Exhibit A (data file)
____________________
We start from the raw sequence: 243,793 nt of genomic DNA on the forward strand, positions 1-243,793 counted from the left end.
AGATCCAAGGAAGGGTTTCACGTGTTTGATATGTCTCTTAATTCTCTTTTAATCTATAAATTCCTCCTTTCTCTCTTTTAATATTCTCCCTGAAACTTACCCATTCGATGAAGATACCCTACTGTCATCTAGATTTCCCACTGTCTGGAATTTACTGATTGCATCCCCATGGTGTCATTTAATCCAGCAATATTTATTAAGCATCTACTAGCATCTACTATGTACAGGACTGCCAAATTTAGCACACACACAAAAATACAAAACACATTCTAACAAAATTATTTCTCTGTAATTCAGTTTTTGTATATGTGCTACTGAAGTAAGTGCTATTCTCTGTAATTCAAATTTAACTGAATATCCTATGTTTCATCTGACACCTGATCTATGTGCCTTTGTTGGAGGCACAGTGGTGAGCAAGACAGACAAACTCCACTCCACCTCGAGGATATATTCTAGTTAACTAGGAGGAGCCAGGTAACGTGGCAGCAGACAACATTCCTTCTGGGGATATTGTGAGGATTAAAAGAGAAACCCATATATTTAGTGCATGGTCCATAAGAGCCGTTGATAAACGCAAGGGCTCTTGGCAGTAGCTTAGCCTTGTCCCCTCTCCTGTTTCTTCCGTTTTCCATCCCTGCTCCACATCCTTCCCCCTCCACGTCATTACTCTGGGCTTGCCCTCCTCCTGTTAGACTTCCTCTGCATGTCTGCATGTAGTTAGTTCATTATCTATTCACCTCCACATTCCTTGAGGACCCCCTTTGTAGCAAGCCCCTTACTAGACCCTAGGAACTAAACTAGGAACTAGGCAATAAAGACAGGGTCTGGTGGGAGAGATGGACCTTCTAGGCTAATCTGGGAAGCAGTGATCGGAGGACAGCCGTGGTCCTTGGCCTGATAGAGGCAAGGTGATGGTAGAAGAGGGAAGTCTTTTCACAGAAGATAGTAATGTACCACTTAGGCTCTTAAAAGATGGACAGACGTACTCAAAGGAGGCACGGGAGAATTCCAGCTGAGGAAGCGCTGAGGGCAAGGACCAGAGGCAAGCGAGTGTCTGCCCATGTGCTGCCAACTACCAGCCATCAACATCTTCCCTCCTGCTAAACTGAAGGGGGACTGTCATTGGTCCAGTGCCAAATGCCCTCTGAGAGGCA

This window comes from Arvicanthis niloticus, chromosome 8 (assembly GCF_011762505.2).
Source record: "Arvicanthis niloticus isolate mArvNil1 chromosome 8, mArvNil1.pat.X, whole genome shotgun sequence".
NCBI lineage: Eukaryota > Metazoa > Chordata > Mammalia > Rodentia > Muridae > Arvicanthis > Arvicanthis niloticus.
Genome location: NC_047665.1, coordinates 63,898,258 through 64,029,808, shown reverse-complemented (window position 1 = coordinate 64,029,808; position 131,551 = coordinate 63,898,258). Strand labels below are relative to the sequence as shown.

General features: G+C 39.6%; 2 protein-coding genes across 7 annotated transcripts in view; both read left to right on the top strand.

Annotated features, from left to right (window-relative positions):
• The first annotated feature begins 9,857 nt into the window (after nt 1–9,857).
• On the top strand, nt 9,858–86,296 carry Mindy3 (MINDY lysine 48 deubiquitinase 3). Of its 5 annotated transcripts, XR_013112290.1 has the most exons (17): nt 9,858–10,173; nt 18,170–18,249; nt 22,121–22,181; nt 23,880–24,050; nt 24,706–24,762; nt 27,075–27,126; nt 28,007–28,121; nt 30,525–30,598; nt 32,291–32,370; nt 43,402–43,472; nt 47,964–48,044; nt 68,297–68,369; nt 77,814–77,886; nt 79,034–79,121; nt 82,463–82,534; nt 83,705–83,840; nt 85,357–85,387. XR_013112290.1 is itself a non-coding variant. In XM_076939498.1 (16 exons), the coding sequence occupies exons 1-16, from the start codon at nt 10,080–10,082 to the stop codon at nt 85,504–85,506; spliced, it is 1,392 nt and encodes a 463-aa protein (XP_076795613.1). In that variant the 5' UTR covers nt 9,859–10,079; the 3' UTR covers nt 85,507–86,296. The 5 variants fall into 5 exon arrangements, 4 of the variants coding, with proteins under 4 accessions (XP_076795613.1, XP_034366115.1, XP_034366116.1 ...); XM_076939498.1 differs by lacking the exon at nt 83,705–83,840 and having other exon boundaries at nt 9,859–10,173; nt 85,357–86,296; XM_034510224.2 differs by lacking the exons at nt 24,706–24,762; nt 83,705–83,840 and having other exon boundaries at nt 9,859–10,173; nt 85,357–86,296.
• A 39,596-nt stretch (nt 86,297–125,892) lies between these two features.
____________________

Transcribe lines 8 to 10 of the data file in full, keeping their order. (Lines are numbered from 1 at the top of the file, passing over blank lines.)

Annotated features, from left to right (window-relative positions):
• The first annotated feature begins 9,857 nt into the window (after nt 1–9,857).
• On the top strand, nt 9,858–86,296 carry Mindy3 (MINDY lysine 48 deubiquitinase 3). Of its 5 annotated transcripts, XR_013112290.1 has the most exons (17): nt 9,858–10,173; nt 18,170–18,249; nt 22,121–22,181; nt 23,880–24,050; nt 24,706–24,762; nt 27,075–27,126; nt 28,007–28,121; nt 30,525–30,598; nt 32,291–32,370; nt 43,402–43,472; nt 47,964–48,044; nt 68,297–68,369; nt 77,814–77,886; nt 79,034–79,121; nt 82,463–82,534; nt 83,705–83,840; nt 85,357–85,387. XR_013112290.1 is itself a non-coding variant. In XM_076939498.1 (16 exons), the coding sequence occupies exons 1-16, from the start codon at nt 10,080–10,082 to the stop codon at nt 85,504–85,506; spliced, it is 1,392 nt and encodes a 463-aa protein (XP_076795613.1). In that variant the 5' UTR covers nt 9,859–10,079; the 3' UTR covers nt 85,507–86,296. The 5 variants fall into 5 exon arrangements, 4 of the variants coding, with proteins under 4 accessions (XP_076795613.1, XP_034366115.1, XP_034366116.1 ...); XM_076939498.1 differs by lacking the exon at nt 83,705–83,840 and having other exon boundaries at nt 9,859–10,173; nt 85,357–86,296; XM_034510224.2 differs by lacking the exons at nt 24,706–24,762; nt 83,705–83,840 and having other exon boundaries at nt 9,859–10,173; nt 85,357–86,296.